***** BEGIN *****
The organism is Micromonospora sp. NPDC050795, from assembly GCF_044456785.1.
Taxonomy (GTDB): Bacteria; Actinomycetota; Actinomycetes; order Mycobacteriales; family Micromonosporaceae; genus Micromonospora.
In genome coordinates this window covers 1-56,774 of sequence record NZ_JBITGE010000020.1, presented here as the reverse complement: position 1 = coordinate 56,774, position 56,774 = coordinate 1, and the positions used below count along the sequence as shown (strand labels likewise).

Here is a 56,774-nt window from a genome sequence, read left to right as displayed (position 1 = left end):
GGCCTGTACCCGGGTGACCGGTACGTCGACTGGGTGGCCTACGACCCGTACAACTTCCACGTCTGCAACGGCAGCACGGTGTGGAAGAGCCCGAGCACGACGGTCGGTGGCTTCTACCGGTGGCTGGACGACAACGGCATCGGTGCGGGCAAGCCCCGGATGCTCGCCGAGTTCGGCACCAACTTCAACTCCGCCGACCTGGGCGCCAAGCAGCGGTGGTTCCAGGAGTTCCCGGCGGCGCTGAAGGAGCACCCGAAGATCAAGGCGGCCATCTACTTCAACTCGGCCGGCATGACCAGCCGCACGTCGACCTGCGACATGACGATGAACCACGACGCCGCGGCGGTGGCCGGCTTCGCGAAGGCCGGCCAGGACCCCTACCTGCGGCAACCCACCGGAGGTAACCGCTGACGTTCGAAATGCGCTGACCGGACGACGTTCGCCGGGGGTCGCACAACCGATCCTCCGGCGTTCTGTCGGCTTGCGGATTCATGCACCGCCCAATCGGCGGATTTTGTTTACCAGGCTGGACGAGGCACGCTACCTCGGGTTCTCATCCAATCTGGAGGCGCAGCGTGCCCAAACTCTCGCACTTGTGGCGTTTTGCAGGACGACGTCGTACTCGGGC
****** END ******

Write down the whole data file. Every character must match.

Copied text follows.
The organism is Micromonospora sp. NPDC050795, from assembly GCF_044456785.1.
Taxonomy (GTDB): Bacteria; Actinomycetota; Actinomycetes; order Mycobacteriales; family Micromonosporaceae; genus Micromonospora.
In genome coordinates this window covers 1-56,774 of sequence record NZ_JBITGE010000020.1, presented here as the reverse complement: position 1 = coordinate 56,774, position 56,774 = coordinate 1, and the positions used below count along the sequence as shown (strand labels likewise).

Here is a 56,774-nt window from a genome sequence, read left to right as displayed (position 1 = left end):
GGCCTGTACCCGGGTGACCGGTACGTCGACTGGGTGGCCTACGACCCGTACAACTTCCACGTCTGCAACGGCAGCACGGTGTGGAAGAGCCCGAGCACGACGGTCGGTGGCTTCTACCGGTGGCTGGACGACAACGGCATCGGTGCGGGCAAGCCCCGGATGCTCGCCGAGTTCGGCACCAACTTCAACTCCGCCGACCTGGGCGCCAAGCAGCGGTGGTTCCAGGAGTTCCCGGCGGCGCTGAAGGAGCACCCGAAGATCAAGGCGGCCATCTACTTCAACTCGGCCGGCATGACCAGCCGCACGTCGACCTGCGACATGACGATGAACCACGACGCCGCGGCGGTGGCCGGCTTCGCGAAGGCCGGCCAGGACCCCTACCTGCGGCAACCCACCGGAGGTAACCGCTGACGTTCGAAATGCGCTGACCGGACGACGTTCGCCGGGGGTCGCACAACCGATCCTCCGGCGTTCTGTCGGCTTGCGGATTCATGCACCGCCCAATCGGCGGATTTTGTTTACCAGGCTGGACGAGGCACGCTACCTCGGGTTCTCATCCAATCTGGAGGCGCAGCGTGCCCAAACTCTCGCACTTGTGGCGTTTTGCAGGACGACGTCGTACTCGGGC